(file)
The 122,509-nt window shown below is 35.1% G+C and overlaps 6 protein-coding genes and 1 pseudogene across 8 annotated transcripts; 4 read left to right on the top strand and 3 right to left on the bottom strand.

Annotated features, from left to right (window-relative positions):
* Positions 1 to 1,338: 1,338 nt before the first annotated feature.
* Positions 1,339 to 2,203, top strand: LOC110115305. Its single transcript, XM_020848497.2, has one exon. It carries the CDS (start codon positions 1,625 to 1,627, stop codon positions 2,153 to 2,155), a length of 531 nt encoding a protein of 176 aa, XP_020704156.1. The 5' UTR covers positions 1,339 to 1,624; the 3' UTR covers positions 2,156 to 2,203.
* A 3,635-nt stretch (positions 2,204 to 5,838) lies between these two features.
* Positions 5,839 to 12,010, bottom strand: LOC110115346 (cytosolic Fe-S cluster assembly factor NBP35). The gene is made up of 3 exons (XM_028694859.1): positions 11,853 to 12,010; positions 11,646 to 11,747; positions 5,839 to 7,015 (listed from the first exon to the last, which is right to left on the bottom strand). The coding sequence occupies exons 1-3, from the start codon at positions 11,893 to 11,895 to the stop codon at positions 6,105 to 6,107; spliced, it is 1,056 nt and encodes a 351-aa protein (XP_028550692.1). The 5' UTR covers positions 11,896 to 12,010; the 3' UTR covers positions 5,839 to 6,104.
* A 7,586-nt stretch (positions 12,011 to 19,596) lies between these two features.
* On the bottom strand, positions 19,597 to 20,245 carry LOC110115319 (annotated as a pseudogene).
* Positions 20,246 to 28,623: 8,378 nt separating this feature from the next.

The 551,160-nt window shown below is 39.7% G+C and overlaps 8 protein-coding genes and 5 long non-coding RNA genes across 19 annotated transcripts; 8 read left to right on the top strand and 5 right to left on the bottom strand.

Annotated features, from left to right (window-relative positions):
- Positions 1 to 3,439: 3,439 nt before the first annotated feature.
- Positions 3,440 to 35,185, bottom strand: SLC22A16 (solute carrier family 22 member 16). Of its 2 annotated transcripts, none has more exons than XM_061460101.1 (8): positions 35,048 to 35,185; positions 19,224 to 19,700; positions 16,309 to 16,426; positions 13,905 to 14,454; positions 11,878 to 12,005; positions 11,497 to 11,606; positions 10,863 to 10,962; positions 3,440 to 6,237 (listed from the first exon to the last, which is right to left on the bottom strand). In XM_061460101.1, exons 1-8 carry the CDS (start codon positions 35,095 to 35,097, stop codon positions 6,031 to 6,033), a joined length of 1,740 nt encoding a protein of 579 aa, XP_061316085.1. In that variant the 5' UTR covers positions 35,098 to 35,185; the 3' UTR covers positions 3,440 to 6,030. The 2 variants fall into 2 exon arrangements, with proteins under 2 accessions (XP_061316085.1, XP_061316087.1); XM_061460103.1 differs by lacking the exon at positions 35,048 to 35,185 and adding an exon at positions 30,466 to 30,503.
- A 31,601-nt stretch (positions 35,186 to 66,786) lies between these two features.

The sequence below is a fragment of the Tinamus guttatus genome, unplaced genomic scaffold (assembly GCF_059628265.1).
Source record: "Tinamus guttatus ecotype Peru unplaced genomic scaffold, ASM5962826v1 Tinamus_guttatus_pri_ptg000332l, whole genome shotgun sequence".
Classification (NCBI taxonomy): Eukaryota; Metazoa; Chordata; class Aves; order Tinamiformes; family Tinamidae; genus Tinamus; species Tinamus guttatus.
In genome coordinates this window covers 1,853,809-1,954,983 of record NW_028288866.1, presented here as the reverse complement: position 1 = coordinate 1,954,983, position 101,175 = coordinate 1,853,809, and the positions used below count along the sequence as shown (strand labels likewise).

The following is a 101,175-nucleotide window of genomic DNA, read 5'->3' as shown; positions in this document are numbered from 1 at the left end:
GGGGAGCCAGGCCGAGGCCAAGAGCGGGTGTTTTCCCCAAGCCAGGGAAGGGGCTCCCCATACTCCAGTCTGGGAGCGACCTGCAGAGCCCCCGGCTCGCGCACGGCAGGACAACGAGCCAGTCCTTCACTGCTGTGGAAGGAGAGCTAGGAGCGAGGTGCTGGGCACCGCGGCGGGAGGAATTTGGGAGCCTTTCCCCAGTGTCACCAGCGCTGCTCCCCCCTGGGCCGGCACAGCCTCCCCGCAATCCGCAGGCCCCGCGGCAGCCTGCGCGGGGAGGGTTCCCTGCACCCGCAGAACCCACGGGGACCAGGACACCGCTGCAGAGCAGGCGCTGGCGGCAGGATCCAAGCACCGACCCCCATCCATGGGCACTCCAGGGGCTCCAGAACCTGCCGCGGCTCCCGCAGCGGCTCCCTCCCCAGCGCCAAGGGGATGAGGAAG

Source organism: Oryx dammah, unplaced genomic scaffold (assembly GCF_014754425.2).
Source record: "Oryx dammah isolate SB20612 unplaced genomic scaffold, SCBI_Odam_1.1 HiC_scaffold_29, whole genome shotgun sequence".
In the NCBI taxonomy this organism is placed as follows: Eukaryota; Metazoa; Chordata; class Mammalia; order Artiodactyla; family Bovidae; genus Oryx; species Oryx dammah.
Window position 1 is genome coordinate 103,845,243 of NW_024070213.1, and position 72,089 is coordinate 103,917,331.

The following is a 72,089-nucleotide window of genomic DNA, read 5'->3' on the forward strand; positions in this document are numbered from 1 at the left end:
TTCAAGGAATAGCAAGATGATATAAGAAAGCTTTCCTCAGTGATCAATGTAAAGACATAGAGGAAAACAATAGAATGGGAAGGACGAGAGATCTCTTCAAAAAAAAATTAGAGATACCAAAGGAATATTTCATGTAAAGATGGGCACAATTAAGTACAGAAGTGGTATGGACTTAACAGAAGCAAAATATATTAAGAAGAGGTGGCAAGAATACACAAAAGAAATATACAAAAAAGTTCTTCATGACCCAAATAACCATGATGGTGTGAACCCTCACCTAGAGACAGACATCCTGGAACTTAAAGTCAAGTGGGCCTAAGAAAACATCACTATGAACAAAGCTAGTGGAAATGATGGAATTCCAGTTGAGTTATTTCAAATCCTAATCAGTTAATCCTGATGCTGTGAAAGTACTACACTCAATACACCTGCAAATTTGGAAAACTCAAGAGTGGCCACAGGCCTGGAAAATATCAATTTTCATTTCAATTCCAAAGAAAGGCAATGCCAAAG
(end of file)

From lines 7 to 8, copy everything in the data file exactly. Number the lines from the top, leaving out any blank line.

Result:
* A 7,586-nt stretch (positions 12,011 to 19,596) lies between these two features.
* On the bottom strand, positions 19,597 to 20,245 carry LOC110115319 (annotated as a pseudogene).